“Is the life you are living the life-in-you that wants to be lived?”
With words something like that, Parker Palmer stopped me dead in my tracks. Some twenty years later his book, Let Your Life Speak remains one of the most significant books of my 63 years. Palmer disarmingly recounts the consequences of living out-of-sync with his core-self, telling of his consequent struggles with depression, troubled relationships, spiritual malaise and professional wandering. As he goes on to explain, “Way opened.” Parker Palmer and we are all the better for it!
Don’t we all wrestle again and again with the life-in-us that struggles for fuller expression? Such yearnings led me to end my secure career as a major gifts development officer to pursue a 12-month hospital chaplain residency. Still, I completed this focused period of reflection with no ultimate conclusions. Only one conviction became clear: I just didn’t have it in me to go back to a 40 hr/wk, nose to the grindstone type of job anymore. Life-in-me needs to be lived differently – new wine needs new wine skins! But, what? …how?
The Gospel for this Sunday (Mt 4:12-23) is the call of Peter, Andrew, James and John – a call to “Follow me!” I freely admit that vocational calls in Scripture send a shiver through me. I left ordained ministry in 2002 and the Jesuits after 23 years. Did I say “No!” to God? Is Jesus disappointed in me for no longer following? Yes, I admit struggling with flashes of remorse and guilt at times. But, my easily inflated ego aside, it’s NOT really all about me! Jesus did not come to instruct, or even admonish, Richard on his career path. No, Jesus’ call is much broader and directed to all: “Repent, for the kingdom of heaven has come near.” It’s not essentially about you, me or any one of us! Steeped in American cultural individualism as we are this may be hard – even disappointing – for us to hear. Sorry, Jesus didn’t come to provide personal therapy or individual career counseling. Jesus came to proclaim the Reign of God! No looking back — let’s get on with it!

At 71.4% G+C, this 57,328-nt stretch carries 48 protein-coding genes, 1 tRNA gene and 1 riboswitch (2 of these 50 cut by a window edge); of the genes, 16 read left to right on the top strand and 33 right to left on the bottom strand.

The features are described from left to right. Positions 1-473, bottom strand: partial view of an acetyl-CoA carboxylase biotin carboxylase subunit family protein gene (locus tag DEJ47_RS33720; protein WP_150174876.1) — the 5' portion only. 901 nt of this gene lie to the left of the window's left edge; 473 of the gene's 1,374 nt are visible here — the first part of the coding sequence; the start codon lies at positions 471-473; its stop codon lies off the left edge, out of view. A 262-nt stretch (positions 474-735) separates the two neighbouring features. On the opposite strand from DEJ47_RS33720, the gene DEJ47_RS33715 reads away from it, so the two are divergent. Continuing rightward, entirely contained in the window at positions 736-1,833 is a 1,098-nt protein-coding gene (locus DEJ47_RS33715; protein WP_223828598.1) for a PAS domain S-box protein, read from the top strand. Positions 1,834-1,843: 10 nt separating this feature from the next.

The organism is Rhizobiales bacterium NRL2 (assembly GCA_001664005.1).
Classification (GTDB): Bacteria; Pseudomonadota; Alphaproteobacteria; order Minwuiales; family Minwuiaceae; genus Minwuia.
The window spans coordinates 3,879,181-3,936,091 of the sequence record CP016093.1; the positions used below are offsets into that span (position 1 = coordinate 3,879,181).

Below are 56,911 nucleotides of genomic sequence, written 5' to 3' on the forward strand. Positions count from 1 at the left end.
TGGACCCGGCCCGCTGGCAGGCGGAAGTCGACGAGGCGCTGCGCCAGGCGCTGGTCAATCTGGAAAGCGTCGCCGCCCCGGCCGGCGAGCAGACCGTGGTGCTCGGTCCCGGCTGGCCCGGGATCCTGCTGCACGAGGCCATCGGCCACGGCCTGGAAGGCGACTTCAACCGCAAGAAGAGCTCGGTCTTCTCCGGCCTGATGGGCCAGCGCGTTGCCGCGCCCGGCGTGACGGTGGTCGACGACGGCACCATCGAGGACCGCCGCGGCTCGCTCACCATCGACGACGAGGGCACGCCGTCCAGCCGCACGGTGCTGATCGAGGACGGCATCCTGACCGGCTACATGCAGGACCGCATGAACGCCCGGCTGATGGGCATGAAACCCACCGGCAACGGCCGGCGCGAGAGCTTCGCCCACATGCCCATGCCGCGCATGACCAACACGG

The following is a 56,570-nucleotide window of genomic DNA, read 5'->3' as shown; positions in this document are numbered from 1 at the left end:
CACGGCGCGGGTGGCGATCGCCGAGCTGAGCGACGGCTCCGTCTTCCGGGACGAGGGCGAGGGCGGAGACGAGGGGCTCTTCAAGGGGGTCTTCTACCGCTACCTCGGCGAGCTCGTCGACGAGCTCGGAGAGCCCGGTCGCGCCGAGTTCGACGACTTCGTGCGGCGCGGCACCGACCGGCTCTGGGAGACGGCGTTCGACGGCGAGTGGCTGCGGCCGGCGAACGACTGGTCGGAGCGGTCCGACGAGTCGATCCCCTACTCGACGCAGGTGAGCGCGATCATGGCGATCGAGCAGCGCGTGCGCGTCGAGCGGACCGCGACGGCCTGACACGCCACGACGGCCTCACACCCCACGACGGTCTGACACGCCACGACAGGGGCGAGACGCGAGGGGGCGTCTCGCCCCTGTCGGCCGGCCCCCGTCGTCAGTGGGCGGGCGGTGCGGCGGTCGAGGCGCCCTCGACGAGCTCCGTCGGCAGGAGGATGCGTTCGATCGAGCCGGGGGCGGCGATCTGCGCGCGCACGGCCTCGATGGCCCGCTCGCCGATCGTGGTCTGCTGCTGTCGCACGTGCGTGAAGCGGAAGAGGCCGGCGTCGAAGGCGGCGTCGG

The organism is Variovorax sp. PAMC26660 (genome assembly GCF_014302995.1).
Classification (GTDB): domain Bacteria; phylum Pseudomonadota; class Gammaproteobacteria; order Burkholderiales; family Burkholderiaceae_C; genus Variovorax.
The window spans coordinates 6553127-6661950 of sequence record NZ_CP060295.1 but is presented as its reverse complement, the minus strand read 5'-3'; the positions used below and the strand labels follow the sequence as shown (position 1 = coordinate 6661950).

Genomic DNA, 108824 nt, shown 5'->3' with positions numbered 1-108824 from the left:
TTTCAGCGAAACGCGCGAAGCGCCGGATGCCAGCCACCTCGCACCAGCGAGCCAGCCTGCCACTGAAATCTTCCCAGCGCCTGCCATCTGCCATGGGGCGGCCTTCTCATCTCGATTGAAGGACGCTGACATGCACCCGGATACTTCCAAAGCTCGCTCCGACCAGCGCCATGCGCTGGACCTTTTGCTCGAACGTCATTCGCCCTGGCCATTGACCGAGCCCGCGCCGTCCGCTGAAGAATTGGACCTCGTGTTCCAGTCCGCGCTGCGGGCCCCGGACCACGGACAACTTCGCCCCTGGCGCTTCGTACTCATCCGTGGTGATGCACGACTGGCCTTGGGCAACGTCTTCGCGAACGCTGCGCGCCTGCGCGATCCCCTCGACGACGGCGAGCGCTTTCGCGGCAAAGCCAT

Yes, Jesus’ call comes to us personally, particularly, sometimes even intimately. And in this regard, our Sunday Gospel may be ultimately more useful than the flashy pageantry we just left in the Christmas story. No choirs of angels for Peter and Andrew! No star leading James and John through their hesitation and doubts. Nope! Like each of us, just a stark direct invitation: “Follow me.” There are so many voices competing for our attention and commitment these days. None comes as unadorned as Jesus’ call to discipleship.
What’s the pay-off in this amorphous Kingdom of Heaven? Well, one thing it is not – it is most certainly not a ticket for early or easy transport to heaven. As Anglican bishop N.T. Wright explains about Matthew’s use of “Kingdom of Heaven” here and throughout his Gospel, this repent-and-follow talk is not “about our escape from this world into another one, but to God’s sovereign rule coming ‘on earth as it is in heaven’.” To further make the point, we should not be surprised that the Beatitudes are in the very next chapter and what the lectionary gives us for next Sunday.
The only thing I know from my meager, and sometimes noble, efforts to “follow” is that Jesus’ summons disturbs us, confounds us, knocks us off-center (cf., Paul’s proverbial horse?) and requires conversion that comes with a price! Again, what’s our pay-off? What does Jesus promise? “I will make you fishers of people. I will take you where you are. But I will take your specific talents, unique skills, professional gifts and transform them into something greater. Your catch, harvest, yield, ROI will far exceed what even you imagine possible. Follow me!” Palmer’s paraphrase merely gives it a fresh spin: Is the life you are living the life-in-you that wants to be lived?
I have reread Let Your Life Speak at least four times over the past twenty years. Phrases and its very cadence are now familiar. But it remains always fresh. I know the text well. But upon rereading it’s as if I am hearing something for the first time. In that, it is like the Gospel – Living Word. Our lives evolve, morph and shift – usually subtly, sometimes suddenly, evenly tragically at times. Jesus does not so much snatch us out of life’s realities or elicit a cognitive assent to disembodied truths. Rather, the persistent call of Christ is a summons to personally follow with others in companionship, living life on life’s terms.
The directive Jesus would seem to give to Palmer’s putting of our ultimate human quest: Do what you do best for those who need it most. This is the Way, Truth and Life.
Source cited: N.T. Wright, Surprised by Hope, Rethinking Heaven, the Resurrection, and the Mission of the Church (New York, HarperOne, 2008), p18.